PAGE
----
The magazine suggests that with its special historical background, attractive designs, and quality prints, the FEC has become valuable collectible. After 13 years of disappearance, the magazine says, these certificates have become scarce, thus enhancing their worth as the second most valuable financial treasure after the yuan. The notes with the most potential to appreciate include the one jiao certificate with double watermarks, and the 1988 edition's fifty yuan and one hundred yuan, the magazine suggests.

Editor's note: The FEC was introduced at a time when the Chinese planned economy was crumbling and needed a transitional solution to support foreign spending in China and domestic demand for imported goods. After 30 years of reform and opening up, currency controls, along with other legacies of the planned economy, remain while the various tools once used and phased out have become novelties. Beijing's monthly transportation passes and food ratio tickets are other examples of daily essentials-turned-collectibles. More examples will surface as China continues to reform and accelerate its growth; perhaps one day hukou-ben (household registration documents-- 户口本) and identity cards will become collectibles too. If so, many years down the road, don't be surprised when the hukou-ben of some famous Chinese turns up in an international auction market and cause a stir, much like a lock of Che Guevara's hair fetched 100,000 dollars in an auction last October.

Rethinking Waste Imports
China Fortune(中国财富)
Cover story, page 16 – 33, February 2008 issue

Imported solid waste, known as yang laji (foreign garbage) in China, has fueled the economic development of some Chinese coastal cities by providing jobs and recycled material for industrial use. Since the mid-1990s, however, the Chinese government has started drafting and amending laws to regulate and restrict waste imports after negative environmental, social and health impacts became apparent.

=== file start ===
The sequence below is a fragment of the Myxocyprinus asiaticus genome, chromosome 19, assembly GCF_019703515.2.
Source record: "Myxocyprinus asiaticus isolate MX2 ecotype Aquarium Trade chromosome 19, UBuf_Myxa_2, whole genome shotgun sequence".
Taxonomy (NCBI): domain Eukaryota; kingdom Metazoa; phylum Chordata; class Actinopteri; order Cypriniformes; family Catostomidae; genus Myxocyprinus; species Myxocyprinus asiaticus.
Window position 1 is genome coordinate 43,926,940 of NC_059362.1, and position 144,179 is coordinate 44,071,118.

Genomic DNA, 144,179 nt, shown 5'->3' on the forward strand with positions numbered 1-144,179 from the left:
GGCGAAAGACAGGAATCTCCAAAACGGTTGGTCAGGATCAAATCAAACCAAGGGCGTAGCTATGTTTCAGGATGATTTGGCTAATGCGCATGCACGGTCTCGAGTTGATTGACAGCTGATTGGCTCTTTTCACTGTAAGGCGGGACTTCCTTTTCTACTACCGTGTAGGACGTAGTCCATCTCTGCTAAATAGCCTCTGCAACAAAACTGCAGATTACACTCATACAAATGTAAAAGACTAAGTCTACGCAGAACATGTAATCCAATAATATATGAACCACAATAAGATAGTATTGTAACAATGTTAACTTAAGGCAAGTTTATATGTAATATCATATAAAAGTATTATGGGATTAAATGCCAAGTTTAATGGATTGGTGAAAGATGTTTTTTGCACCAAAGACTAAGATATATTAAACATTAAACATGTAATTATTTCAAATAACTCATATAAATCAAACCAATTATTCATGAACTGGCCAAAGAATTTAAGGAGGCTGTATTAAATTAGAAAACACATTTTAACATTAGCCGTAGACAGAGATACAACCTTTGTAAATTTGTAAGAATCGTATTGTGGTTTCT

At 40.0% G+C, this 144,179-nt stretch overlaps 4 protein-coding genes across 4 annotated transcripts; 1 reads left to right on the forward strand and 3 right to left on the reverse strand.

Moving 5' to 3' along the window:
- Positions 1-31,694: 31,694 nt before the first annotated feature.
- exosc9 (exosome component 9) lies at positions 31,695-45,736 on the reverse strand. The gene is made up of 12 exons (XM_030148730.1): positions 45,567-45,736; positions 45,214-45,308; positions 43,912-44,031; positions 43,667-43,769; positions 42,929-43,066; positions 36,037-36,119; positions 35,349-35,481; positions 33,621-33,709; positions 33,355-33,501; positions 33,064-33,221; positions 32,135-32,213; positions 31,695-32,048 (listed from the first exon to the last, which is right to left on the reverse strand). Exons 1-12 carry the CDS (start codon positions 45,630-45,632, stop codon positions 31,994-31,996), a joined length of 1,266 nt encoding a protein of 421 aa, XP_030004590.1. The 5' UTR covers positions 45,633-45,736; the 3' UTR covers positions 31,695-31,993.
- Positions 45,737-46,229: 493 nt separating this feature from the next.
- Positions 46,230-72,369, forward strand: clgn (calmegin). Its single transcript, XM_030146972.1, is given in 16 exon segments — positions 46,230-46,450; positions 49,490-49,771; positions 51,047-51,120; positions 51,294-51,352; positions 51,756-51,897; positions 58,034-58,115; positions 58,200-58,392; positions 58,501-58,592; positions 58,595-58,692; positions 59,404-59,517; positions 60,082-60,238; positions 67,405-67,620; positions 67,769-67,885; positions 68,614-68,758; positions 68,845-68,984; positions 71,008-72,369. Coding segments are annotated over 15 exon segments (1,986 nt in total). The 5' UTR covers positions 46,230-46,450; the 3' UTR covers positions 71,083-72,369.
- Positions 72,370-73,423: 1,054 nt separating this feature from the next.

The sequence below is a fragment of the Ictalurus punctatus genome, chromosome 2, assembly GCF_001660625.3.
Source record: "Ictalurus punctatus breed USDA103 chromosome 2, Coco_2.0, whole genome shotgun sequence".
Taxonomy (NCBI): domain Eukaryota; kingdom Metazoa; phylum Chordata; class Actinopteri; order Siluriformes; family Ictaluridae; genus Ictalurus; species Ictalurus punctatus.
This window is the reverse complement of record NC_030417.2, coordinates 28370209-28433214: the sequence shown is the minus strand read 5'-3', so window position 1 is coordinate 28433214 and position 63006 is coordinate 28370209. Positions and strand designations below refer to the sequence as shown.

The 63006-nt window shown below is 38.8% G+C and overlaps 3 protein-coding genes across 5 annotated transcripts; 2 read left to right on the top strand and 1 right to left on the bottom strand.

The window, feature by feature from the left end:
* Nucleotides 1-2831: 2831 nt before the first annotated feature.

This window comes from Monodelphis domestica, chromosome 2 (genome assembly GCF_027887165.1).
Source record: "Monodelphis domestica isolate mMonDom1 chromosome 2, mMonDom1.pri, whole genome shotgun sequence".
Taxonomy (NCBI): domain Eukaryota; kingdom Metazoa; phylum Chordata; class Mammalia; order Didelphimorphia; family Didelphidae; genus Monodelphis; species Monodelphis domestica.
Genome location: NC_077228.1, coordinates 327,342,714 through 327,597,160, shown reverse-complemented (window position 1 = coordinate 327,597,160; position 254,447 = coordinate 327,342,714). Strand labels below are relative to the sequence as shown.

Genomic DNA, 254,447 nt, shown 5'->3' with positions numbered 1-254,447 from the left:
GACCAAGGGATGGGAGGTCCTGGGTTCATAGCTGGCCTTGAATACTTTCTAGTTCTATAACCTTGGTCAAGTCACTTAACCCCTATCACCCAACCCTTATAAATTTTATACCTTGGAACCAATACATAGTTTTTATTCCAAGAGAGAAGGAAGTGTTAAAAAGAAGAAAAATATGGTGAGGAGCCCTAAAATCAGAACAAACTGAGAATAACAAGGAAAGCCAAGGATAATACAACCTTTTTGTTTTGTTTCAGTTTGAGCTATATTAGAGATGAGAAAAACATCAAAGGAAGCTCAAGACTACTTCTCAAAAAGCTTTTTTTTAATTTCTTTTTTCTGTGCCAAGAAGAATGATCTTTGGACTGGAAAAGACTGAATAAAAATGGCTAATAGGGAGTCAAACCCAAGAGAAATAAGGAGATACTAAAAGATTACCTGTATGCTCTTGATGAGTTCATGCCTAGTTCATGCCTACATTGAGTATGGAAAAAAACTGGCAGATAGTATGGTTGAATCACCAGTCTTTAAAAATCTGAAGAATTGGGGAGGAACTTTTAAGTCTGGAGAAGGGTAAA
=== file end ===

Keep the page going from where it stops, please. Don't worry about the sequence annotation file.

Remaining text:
Despite that, there are still loopholes in existing laws allowing the continuous inflow of hazardous waste, either under the disguise of "recyclable material" or smuggling activities, prompting environmentalists and policy makers to call for a "total ban on foreign waste imports". A blanket ban, however, is unlikely considering the country's increasing demand for raw material. Developed countries too are using China as a cheap, and at times profitable, way for managing waste disposal, which is expensive in the western world due to stringent environmental protection laws.

Editor's note: Researchers from the Chinese Academy of Sciences have calculated that the environmental costs sustained in developing China are 7% higher than the world's average, and losses from environmental and ecological damages constitute 15% of the country's GDP. The pressing problems have jerked the Chinese government into action and over the past decade, its environment watchdong organ - the State Environmental Protection Administration (SEPA) has become more powerful. There are speculations that to further enhance the power and influence of SEPA, it might be promoted to ministry status during the coming administrative structural reforms.